As a result, growing up, he never felt good about himself. In fact, as Martin puts it, he wasn’t sure who “himself” really was. Consequently, by his early 20s, he was an alcoholic and street druggie, in and out of treatment centers and sober living homes.
In his mid-30s, Martin found sobriety in Alcoholics Anonymous, and a few years later joined Al-Anon, another 12-step program for those whose family or friends have drinking problems.
There he gained a greater awareness of “self” and what made him tick. One of the things Martin learned was that blaming his parents for his struggles was absolutely of no benefit to him now. Pure and simple, it neither helped nor made him feel better. To the contrary, he says it deterred him from working on his personal shortcomings.
Martin speaks about how his life improved by accepting his parents for who they were:
“I certainly didn’t like what my parents did when I was young. It messed me up a lot. But, I know for sure that they didn’t go to bed at night thinking, ‘Now what can we do tomorrow to make Martin’s life miserable?’ And I also know for sure that they didn’t have any mean or evil intent. That’s just the way they were; they didn’t know any better. I am in acceptance of that now. My primary focus now is working on myself. It’s solely up to me to make my life better. I’m finally getting to know who ‘Martin’ is and finding a lot that I like.”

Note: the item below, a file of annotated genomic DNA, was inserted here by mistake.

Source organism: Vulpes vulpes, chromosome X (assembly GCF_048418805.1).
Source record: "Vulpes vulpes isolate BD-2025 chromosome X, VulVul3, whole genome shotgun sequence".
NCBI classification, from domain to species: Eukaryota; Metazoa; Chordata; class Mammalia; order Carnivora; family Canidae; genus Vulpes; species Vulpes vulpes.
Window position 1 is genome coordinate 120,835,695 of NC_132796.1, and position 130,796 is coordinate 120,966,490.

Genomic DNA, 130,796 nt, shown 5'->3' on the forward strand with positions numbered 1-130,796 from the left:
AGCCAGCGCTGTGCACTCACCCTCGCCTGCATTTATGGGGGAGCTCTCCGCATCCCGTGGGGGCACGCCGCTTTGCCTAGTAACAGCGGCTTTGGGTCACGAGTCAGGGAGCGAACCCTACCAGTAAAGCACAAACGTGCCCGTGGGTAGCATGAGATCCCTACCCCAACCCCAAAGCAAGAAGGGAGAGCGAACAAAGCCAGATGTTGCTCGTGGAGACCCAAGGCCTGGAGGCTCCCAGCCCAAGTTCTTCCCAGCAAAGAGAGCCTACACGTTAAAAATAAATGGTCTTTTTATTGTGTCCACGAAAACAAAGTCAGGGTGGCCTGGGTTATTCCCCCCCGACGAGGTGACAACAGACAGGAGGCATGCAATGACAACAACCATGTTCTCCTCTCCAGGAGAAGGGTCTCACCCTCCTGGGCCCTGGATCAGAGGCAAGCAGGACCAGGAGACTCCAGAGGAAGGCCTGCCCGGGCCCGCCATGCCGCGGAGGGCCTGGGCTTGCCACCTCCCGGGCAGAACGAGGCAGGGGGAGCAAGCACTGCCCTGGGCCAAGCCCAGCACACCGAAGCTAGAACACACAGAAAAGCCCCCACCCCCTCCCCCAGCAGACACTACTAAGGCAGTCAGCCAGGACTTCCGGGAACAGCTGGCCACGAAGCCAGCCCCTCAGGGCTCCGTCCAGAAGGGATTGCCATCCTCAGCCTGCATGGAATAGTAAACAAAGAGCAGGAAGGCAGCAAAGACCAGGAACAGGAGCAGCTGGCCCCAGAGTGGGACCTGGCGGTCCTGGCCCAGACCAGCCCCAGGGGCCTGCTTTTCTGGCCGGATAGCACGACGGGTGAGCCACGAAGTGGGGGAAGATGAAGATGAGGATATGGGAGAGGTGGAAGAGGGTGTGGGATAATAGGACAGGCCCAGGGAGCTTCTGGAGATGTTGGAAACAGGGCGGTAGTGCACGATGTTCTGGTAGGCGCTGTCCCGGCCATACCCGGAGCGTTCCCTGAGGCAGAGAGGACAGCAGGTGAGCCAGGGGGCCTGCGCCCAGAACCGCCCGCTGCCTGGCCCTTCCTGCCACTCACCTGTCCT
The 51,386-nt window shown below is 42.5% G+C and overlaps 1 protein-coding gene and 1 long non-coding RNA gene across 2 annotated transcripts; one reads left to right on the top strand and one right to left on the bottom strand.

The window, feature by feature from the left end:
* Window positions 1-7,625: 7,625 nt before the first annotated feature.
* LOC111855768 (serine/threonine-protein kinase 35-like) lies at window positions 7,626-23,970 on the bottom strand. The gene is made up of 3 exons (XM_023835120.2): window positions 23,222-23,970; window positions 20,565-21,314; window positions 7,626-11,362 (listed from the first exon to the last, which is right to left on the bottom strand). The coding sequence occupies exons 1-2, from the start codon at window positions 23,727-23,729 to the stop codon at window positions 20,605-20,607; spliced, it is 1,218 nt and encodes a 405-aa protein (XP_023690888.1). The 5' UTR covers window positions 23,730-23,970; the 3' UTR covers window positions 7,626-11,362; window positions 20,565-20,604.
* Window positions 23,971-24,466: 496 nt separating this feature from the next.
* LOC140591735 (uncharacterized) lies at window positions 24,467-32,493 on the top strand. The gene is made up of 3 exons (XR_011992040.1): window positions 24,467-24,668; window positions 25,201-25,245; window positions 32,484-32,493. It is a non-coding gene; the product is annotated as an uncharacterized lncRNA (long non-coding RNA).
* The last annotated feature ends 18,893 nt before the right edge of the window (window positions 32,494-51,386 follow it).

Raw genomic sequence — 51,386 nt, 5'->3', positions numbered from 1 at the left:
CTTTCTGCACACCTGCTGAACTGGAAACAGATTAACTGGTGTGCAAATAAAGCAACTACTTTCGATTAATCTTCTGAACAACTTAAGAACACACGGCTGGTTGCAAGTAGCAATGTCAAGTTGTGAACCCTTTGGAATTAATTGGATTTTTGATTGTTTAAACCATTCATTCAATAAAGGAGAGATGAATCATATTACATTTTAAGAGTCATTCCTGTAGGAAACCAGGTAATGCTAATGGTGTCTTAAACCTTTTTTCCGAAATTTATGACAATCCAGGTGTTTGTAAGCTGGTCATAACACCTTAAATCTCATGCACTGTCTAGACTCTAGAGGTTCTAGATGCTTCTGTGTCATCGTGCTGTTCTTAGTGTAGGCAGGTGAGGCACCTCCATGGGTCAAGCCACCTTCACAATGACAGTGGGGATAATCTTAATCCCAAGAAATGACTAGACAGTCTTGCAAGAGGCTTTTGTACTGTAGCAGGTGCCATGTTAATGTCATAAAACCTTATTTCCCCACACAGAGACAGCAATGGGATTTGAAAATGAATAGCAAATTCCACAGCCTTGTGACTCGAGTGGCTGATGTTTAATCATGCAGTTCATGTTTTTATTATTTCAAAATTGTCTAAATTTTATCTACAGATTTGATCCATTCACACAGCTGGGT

Acceptance Is a Choice We Make
As these stories show, practicing acceptance leads to a life marked by realistic expectations, greater humility, and new choices, discoveries, and possibilities, as well as reduced worry, stress and frustration—a life where hope replaces despair.
Fundamentally, acceptance is a choice we make. You can choose to accept people and circumstances as they are—as Greg and Martin did—or not. If you choose acceptance, that very act births opportunities that can transform your life, the lives of others, and, I believe, the world.
Daniel A. Miller is an artist, poet, successful businessman, and best-selling author of The Gifts of Acceptance: Embracing People and Things as They Are, and Losing Control, Finding Serenity: How the Need to Control Hurts Us and How to Let It Go, a Foreword Reviews Book of the Year Award finalist. His website, www.DanielAMiller.com, features over 70 of his blog posts on control and acceptance dynamics as well as his poetry and paintings.